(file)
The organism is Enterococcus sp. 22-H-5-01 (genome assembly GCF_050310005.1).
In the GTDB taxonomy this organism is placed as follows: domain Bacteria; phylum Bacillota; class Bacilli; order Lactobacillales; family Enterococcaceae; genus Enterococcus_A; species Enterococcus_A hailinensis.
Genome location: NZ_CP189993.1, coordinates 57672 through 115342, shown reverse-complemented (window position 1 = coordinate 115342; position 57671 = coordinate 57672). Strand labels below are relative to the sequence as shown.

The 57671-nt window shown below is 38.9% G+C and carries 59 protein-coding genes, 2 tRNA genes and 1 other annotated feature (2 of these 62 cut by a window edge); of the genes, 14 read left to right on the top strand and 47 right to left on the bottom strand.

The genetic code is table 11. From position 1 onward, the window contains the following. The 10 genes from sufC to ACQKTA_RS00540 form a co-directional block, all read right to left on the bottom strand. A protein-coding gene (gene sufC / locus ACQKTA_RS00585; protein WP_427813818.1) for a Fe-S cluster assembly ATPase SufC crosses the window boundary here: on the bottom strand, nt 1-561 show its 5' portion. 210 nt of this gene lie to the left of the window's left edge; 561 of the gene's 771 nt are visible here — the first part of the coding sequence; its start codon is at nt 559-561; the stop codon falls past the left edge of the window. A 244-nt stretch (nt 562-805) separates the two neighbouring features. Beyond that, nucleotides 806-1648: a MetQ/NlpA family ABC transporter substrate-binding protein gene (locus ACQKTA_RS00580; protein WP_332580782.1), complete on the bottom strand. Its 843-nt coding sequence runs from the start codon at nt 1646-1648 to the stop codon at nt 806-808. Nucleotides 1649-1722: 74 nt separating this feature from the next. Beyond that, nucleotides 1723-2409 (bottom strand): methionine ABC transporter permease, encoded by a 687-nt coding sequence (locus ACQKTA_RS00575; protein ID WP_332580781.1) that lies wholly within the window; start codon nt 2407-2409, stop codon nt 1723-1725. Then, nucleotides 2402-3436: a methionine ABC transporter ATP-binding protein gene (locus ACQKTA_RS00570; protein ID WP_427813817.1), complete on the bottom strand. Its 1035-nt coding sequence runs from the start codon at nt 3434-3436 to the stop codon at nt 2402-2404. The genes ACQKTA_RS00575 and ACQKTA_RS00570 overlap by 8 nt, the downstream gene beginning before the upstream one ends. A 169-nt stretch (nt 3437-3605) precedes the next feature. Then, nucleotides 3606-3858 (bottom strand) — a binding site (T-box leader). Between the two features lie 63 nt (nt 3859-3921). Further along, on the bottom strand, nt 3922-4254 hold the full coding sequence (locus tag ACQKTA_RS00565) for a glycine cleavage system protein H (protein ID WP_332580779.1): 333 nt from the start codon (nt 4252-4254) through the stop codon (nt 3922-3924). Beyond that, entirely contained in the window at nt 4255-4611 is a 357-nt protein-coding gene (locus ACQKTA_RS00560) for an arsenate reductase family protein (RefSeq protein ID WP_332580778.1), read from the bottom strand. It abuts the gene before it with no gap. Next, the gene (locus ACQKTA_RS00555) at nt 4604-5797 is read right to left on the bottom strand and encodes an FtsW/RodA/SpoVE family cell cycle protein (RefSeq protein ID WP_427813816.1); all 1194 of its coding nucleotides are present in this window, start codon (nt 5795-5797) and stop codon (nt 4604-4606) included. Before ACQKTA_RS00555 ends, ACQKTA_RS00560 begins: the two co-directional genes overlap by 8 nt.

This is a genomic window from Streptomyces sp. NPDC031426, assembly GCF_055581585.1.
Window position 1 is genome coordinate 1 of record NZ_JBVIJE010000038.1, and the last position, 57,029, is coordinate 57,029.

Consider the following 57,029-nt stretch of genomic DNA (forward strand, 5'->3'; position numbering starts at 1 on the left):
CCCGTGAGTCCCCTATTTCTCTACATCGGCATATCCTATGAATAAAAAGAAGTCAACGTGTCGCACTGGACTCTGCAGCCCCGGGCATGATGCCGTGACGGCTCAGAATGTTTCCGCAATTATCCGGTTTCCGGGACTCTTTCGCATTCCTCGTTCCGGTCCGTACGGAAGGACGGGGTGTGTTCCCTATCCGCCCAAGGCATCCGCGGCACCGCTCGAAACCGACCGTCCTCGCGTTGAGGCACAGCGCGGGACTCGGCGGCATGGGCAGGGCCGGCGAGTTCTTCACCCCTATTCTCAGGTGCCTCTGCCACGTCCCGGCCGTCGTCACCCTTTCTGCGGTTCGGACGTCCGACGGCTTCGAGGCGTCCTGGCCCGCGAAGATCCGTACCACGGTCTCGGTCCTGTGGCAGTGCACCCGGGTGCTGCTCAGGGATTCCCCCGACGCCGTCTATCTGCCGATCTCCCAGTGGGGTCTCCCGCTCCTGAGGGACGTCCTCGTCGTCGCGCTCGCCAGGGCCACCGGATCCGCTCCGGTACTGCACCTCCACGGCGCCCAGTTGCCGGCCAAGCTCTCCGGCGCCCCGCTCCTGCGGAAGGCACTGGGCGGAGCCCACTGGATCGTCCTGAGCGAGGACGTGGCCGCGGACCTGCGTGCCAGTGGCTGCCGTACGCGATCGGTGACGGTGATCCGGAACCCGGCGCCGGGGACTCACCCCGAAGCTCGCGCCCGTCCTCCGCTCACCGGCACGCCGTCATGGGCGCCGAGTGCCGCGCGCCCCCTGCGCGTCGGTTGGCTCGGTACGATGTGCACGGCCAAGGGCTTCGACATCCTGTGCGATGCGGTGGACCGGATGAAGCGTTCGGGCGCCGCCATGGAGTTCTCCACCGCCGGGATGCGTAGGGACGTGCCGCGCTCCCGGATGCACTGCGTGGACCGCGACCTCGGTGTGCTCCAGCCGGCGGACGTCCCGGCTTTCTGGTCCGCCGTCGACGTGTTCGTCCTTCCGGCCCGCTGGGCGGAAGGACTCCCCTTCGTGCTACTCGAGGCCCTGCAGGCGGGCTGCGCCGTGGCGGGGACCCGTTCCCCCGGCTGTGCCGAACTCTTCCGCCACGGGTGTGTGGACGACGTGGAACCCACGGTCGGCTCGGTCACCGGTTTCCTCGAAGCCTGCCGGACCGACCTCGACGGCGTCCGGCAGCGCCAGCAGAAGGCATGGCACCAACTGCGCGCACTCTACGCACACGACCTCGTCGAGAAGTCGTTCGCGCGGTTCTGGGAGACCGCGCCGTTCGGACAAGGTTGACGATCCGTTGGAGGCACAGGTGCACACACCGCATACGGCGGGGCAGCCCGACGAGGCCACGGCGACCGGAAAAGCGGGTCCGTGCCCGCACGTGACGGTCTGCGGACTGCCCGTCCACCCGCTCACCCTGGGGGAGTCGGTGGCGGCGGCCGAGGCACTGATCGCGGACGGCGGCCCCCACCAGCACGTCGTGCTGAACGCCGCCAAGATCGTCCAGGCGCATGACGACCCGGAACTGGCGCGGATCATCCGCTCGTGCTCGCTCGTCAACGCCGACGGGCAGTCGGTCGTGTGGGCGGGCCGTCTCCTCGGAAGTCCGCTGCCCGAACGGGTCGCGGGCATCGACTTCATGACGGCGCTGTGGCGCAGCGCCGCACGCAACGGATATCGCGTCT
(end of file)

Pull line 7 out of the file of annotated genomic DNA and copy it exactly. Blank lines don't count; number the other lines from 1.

Window position 1 is genome coordinate 1 of record NZ_JBVIJE010000038.1, and the last position, 57,029, is coordinate 57,029.